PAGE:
This is what sticks with me, though: we stopped our normal Monday lives and set aside our typical slavery to the schedule and the world didn't end. People left their offices and homes and regularly-scheduled-programs for an hour on a Monday morning and shared in something collective, something rare and phenomenal, and it didn't kill us.

Total eclipses don't happen every day and if they did, it wouldn't be worth stopping our lives for. We couldn't designate an hour every Monday morning to gaze at the sky with silly glasses on. But maybe there are routines already in place that show us how to make sudden stops?

If I'm terribly sick on a Monday the world will continue to spin without my keeping pace. If one of my kids gets hurt, whatever project or pursuit I was in the middle of will take a backseat as I rush that child to the doctor and make sure they get the treatment they need. And if relatives from out of state show up at my doorstep, unannounced, whatever plans I had made can be altered to accommodate their visit. Ask me how I know.

Interruptions may be unexpected, but they are also routine— we can count on them, even if we can't see them coming. They show us that we can stop.

The eclipse shows us that we can stop for good things, too, and not just those unexpected and unwanted emergencies.

The things that are important, but neglected, may need to reach emergency, this-only-happens-once-in-a-great-while status before we'll pay attention to them. You want to spend time with your kids, your spouse, your neighbor; you would love to read that book, finish that project, write that story; you know time is slipping away and your kids will all be out of the house before you know it, and you want to create memories with them beyond the daily nagging and quick meals together.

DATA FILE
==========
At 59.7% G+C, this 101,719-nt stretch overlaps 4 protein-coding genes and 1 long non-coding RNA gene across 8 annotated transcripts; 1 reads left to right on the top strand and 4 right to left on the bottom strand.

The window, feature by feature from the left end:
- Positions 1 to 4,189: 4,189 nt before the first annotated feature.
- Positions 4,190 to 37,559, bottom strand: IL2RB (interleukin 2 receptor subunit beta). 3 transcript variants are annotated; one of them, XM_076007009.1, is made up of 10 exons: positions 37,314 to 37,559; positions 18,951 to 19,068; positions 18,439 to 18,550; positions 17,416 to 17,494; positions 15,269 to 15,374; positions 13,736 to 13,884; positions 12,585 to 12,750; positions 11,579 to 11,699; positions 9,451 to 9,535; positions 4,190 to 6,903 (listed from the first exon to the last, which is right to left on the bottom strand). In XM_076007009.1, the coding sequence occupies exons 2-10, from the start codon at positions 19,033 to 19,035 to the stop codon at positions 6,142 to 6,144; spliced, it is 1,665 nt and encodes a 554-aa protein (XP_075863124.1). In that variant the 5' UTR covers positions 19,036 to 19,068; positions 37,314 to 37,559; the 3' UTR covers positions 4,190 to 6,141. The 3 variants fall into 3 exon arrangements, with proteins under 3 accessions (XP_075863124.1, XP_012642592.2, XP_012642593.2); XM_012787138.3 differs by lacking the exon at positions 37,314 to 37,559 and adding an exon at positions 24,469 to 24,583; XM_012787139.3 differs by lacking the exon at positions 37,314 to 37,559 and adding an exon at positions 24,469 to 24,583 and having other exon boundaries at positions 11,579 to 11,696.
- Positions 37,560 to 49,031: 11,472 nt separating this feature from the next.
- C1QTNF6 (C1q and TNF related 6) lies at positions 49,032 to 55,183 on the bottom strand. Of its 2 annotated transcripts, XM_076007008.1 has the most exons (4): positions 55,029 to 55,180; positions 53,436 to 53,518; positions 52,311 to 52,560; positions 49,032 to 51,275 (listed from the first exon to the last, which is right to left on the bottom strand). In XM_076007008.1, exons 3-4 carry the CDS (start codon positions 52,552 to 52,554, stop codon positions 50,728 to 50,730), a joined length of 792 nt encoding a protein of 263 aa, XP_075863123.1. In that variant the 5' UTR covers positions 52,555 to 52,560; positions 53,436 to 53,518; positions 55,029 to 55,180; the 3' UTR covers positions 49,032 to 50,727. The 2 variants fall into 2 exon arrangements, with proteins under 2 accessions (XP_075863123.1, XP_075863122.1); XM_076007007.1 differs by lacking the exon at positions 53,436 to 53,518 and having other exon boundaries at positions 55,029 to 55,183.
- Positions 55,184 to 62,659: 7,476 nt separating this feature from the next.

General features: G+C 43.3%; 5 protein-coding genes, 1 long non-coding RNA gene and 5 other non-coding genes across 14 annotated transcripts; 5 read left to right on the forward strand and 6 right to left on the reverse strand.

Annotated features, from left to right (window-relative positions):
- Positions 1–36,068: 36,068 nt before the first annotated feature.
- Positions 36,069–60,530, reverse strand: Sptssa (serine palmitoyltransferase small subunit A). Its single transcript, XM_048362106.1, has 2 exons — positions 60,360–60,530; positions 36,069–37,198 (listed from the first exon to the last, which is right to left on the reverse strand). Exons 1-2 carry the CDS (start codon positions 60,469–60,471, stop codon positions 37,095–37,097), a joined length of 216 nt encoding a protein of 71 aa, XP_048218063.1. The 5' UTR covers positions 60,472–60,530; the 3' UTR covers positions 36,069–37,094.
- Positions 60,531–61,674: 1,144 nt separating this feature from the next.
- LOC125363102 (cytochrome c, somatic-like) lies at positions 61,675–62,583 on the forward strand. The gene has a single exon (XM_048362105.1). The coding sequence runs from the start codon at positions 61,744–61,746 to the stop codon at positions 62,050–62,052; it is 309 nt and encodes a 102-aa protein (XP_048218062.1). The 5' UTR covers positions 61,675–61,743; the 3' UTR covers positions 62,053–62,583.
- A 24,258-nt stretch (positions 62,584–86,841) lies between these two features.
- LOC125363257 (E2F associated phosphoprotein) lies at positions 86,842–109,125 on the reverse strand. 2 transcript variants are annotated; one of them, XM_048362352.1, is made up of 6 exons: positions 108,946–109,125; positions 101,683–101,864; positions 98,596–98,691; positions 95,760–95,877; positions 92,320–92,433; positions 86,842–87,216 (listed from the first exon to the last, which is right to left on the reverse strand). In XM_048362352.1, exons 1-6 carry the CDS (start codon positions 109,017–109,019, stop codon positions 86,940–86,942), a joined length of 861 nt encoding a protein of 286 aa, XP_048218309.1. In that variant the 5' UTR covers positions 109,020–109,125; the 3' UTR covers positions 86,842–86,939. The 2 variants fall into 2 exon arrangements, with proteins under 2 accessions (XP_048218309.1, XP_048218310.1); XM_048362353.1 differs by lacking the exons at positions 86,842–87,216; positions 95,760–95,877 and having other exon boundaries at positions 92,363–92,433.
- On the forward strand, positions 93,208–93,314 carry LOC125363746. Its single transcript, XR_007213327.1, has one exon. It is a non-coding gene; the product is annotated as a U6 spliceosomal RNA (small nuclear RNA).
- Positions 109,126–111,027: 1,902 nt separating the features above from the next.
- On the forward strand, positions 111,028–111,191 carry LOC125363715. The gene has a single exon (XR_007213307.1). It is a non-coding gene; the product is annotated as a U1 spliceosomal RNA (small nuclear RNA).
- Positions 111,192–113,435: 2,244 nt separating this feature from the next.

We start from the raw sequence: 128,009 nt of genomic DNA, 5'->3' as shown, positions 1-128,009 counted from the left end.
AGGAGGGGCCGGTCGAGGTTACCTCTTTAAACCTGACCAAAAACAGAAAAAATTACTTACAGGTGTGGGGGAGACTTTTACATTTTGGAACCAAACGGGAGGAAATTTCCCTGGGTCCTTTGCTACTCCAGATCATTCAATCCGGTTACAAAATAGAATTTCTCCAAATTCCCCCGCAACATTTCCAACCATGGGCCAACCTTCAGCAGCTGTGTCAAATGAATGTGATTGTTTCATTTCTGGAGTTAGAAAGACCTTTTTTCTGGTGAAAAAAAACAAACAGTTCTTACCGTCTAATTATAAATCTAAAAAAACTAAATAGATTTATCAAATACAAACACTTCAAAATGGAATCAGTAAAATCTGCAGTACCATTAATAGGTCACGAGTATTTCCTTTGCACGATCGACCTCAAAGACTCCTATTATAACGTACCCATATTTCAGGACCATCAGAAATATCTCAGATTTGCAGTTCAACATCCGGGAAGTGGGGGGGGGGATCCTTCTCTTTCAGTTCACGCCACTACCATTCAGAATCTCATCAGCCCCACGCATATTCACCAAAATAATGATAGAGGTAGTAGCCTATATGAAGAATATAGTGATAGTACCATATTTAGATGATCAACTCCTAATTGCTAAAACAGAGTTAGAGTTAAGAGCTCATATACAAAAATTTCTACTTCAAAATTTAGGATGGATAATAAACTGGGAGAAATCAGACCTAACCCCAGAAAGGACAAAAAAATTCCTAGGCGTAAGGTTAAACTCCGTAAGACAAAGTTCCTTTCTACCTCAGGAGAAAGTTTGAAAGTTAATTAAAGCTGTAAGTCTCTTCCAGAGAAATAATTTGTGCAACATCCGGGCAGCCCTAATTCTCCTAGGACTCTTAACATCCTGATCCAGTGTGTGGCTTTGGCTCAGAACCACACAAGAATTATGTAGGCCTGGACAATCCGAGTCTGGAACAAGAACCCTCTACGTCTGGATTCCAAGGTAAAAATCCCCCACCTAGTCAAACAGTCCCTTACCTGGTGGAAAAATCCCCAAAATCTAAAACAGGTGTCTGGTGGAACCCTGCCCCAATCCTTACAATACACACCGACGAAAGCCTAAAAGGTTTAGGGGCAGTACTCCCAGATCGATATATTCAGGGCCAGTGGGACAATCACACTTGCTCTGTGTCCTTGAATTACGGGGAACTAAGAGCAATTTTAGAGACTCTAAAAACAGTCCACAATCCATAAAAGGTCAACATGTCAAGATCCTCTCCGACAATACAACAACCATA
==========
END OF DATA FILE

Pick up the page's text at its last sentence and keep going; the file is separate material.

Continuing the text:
This is cheesy, but maybe you need a total eclipse of the schedule, my friend. I know I do, and I'm not the busiest person around. I purpose to live a slower life, though a busy husband and kids and commitments conspire against me. I've cut things out of my life that are less important and pared down to my essentials and still, the list of things I "have" to do bullies the list of things God has called me to do.

If we want all the good, important things to come closer, between us and the blaring necessities of day in and day out, we have to make them an event. Put them on the calendar. Give the most important things a time and a place.

Remember when we stopped everything on a Monday and the world didn't end? We can do that again.